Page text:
I usually only use tripods for shooting film, since digital's high ISOs and VR render tripods as an anachronism. Likewise, I bought my carbon-fibre Gitzo in 1995, and it works as well today as it did 15 years ago. When you buy the right tripod, it lasts you a lifetime.
Never cheat yourself out of the tripod you deserve, since it outlasts lenses, and certainly will outlast quite a few digital cameras.
This said, Really Right Stuff, whom I've always known as a maker of some of the world's best ball heads and quick-release plates, now makes a magnificent carbon-fibre tripod, right in the USA. It's marvelous, but it's a big thing optimized for huge telephoto lenses.
The rumor is that they'll soon be announcing a smaller, more reasonably sized tripod for normal use. It will be normal-sized, but is so well made that it will bear the weight that normally takes a much bigger tripod.
I expect to have photos of it next week to share, and I suspect it will be announced in a few weeks.
Really Right Stuff makes everything themselves in California, and it's only sold direct from the factory to you; dealers don't carry it.
15 June 2010, Tuesday
Free Zeiss 50mm f/1.4
You can get a free lens, in your choice of Nikon, Canon or M42 screw mount, if you win ZeissImages.com's Photo Contest.
Have at it!
Ryan insisted I take him to Legoland this morning, so I grabbed my huge Nikon D3 for fun, with an old Tokina AF AT-X 28-70mm f/2.8 that was lying around.
My D3's (foggy) LCD seemed broken, but it's simply that I've gotten used to the Canon 5D Mark II's brilliant LCD that I can crank-up for use outdoors.
The D3 by comparison has merely a normal screen that can't scorch-out the brightness as can the 5D Mark II. The D3's LCD brightness adjustment just tweaks the contrast (gamma), not the overall brightness as does the 5D Mark II.
Big improvement at eBay
I don't know if this will stay this way, but eBay just made a big improvement to their feedback system because now you can click on the number indicating how many negative or neutral feedbacks someone has gotten, and you'll see a listing with details of only the negative or neutral feedbacks.
This is excellent, because positive feedbacks mean nothing on eBay. Even the worst sellers have 99% or more positive feedbacks, and having to sort through them all makes it hard to read the neutral and negative feedbacks, which tell you everything.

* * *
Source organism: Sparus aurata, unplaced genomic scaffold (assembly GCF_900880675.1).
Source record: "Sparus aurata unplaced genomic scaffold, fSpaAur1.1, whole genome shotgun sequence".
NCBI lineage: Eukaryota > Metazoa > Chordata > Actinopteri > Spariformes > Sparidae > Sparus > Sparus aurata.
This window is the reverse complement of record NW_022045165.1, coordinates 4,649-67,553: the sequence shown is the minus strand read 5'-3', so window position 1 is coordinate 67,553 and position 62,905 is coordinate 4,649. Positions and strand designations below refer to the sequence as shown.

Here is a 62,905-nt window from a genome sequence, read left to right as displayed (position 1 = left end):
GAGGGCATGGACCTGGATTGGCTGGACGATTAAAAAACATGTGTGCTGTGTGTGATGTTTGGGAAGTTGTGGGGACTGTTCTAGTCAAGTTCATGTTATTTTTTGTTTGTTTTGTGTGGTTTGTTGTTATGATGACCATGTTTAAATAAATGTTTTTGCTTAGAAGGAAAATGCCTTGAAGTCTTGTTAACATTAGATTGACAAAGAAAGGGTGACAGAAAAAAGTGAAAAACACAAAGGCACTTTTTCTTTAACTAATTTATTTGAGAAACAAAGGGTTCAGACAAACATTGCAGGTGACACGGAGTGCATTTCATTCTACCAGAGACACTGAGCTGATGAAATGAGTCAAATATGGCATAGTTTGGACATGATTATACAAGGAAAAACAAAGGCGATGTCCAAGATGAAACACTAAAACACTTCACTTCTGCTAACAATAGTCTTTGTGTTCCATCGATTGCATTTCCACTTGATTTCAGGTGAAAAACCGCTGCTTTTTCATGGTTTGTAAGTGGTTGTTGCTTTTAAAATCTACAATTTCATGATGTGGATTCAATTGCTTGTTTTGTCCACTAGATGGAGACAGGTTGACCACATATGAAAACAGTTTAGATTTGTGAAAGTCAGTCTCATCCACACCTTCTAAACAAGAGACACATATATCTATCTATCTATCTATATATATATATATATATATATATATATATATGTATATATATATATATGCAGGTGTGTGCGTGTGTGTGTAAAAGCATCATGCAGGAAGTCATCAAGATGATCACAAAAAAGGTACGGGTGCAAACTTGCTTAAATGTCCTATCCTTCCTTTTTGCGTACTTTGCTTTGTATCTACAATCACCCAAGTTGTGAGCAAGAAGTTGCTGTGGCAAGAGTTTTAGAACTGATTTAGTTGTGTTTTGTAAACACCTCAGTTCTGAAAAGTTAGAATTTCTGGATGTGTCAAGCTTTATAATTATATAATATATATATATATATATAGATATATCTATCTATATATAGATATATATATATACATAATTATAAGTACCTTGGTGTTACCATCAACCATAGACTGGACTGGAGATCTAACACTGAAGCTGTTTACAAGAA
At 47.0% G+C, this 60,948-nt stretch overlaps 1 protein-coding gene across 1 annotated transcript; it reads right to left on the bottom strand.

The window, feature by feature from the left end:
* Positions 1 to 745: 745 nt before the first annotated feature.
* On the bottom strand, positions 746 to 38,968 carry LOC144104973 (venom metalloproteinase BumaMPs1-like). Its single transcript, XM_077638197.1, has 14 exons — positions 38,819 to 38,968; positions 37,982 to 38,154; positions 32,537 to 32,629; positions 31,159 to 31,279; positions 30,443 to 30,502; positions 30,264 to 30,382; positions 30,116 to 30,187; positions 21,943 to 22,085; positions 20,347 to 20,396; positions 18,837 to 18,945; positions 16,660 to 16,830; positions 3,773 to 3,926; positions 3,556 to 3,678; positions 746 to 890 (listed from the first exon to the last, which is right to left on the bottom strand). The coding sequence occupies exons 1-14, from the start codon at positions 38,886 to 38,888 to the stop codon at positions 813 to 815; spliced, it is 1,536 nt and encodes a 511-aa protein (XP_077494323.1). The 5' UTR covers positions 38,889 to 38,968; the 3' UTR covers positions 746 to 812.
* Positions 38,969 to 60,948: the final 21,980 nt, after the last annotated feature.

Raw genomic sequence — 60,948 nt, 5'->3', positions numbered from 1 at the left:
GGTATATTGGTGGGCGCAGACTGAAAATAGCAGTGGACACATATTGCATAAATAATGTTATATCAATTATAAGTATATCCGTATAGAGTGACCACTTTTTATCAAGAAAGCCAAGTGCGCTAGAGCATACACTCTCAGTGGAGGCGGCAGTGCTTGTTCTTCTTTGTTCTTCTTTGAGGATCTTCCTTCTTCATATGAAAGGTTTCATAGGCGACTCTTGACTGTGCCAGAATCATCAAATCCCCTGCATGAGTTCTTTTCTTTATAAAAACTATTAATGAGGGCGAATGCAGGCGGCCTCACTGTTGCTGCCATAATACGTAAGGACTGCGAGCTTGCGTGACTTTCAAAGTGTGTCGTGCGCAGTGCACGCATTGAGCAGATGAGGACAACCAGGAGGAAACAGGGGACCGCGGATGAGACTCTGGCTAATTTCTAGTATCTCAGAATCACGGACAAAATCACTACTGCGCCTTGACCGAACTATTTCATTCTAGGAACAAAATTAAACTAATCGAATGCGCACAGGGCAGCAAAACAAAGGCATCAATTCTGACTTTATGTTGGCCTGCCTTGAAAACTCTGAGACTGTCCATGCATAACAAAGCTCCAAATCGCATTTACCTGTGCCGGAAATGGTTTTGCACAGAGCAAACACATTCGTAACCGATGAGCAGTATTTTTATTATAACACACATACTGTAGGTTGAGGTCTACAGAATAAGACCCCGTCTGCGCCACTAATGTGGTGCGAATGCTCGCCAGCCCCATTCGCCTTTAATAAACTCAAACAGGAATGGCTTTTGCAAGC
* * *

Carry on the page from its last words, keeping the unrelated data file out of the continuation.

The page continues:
Of course reading just the negatives make even the best sellers look horrible, if they do enough volume to get any negative feedbacks, but if you know how to use eBay's feedback system, this helps us read the seller much more quickly.
Since this new feature that lets us see all the dirt more easily is more likely to make us bid just a little less for something a little less often, I'll bet you that eBay will pull this feature eventually.
See also How to Win at eBay.
14 June 2010, Monday
Check out ZeissImages.com, which is a festival of images shot on Zeiss lenses. I'm told that super-geeks can search for images made with specific lenses. Hee hee! What it really needs is a database of all the movies and TV shows shot with ZEISS; that would be impressive because its such a large percentage.
See also my own Zeiss lens reviews.
Lexar 32GB 600x CF Card
I've been shooting everything for the past month and a half on the same Lexar 32GB 600x CF Card.
I've been breaking my own safety suggestions and haven't formatted it for five weeks. Every day I shoot more and download, make a new folder in the 5D Mark II's menu system, and keep on shooting.
At nearly 4FPS from the 5D Mark II, it just keeps sucking it up. I've got 5,000 shots on it, and some HD video, and I still have 19GB free.
I've been doing everything I can to kill this card. I've even killed a SanDisk Extreme IV card reader while downloading from it, I've plugged it into a bunch of different readers and cameras and written to and from it in as many different ways as possible, and I still can't kill it.
What I mean by "kill" it is to have data loss. If you don't format every time you put it back in your camera and every time after you've connected the camera to a computer, you run the slight risk of corrupting something.